• Use the longest password or passphrase permissible. The industry standard for minimum password length is eight characters, and a mix of letters, numbers, and special characters is preferred.
  • Avoid using passwords that are easy to guess based on region. For example, if cybercriminals are looking to make a quick, effortless attack on Boston-area hospitals, they are likely to guess passwords like “redsox,” “bosox,” or “patriots.” Names of sports teams should be off-limits. Likewise, names of public figures or famous athletes from that particular region also make for easy-to-guess passwords. “Lebron23” and “Brady12” appear high on the list of commonly used passwords.
  • Change passwords frequently—preferably at least every 90 days.
  • Keep anti-virus software on your computer up-to-date.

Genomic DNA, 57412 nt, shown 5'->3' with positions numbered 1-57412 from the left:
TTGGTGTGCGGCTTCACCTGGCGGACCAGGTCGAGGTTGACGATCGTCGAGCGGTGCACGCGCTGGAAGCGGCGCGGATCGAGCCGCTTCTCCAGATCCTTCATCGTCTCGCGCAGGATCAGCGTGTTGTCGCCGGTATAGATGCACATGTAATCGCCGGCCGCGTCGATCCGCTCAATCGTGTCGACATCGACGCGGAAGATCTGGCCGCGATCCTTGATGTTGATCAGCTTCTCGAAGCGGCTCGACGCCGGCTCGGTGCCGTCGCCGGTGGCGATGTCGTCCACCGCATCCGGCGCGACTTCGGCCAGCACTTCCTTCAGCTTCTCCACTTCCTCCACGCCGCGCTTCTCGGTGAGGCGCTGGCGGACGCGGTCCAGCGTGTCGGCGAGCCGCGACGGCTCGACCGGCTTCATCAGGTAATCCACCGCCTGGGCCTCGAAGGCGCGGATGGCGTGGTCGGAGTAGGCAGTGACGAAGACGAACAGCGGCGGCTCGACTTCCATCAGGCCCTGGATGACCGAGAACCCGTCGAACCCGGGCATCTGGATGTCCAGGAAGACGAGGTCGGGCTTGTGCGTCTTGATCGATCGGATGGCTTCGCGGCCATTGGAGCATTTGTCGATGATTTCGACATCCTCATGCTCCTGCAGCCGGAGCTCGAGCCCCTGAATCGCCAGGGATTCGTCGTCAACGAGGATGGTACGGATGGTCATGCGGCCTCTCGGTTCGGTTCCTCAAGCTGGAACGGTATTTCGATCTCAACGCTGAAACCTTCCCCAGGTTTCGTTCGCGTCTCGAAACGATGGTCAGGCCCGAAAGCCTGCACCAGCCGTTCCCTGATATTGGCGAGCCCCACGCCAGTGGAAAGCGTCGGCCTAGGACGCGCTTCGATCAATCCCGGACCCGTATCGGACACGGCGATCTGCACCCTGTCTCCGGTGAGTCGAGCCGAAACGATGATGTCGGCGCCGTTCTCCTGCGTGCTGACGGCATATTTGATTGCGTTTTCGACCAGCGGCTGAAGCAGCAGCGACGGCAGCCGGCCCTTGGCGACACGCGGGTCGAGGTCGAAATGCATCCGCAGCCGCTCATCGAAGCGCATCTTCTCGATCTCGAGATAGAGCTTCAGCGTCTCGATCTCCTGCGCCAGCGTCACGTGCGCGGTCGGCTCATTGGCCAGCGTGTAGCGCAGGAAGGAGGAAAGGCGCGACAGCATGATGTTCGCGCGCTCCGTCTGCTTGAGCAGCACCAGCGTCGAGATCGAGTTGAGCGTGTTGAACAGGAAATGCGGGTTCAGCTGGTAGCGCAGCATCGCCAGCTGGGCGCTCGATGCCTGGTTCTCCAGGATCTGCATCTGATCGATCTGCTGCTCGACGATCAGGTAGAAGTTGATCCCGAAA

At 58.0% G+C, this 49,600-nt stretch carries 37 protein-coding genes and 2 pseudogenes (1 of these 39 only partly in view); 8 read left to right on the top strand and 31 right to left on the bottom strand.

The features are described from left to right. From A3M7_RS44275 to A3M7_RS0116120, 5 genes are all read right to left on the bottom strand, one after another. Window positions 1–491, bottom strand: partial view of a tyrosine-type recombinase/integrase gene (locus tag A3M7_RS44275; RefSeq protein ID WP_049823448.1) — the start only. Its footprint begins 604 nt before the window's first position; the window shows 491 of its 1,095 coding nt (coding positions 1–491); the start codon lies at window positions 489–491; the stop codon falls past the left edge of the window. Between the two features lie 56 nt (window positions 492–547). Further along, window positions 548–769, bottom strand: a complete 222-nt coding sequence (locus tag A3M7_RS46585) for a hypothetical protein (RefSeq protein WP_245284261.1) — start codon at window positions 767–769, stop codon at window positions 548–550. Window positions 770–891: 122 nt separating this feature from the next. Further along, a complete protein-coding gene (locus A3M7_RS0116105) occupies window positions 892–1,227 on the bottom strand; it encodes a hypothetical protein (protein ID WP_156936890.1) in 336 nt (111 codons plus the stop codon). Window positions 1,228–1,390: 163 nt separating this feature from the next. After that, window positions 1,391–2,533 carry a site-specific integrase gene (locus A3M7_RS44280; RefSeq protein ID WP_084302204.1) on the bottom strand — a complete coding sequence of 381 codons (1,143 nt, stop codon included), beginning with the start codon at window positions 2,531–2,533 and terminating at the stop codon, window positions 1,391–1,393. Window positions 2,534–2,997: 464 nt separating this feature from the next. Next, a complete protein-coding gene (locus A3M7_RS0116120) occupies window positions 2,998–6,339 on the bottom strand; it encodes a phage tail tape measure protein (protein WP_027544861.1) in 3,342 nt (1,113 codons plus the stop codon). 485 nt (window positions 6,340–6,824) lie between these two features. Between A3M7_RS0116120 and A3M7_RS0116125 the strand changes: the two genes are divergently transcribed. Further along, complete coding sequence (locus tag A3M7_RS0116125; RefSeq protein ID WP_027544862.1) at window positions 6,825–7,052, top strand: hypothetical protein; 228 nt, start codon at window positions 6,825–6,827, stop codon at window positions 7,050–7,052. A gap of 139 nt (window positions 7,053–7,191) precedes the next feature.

Beyond just passwords--multi-factor authentication

Multi-factor authentication (MFA; two-factor authentication, or 2FA) is an electronic authentication method in which a user is granted access to a website or application only after successfully presenting two or more pieces of evidence (or factors) to an authentication mechanism. MFA protects personal data—which may include personal identification or financial assets—from being accessed by an unauthorized third party that may have been able to discover, for example, a single password.

According to Jeff Cunningham, Sr. VP & Chief Technology Officer at HealthStream, it is important to implement security measures in addition to strong passwords. “The direction we want to go, is to have strong passwords, ensure that we are changing passwords regularly, and are using multi-factor authentication on top of that.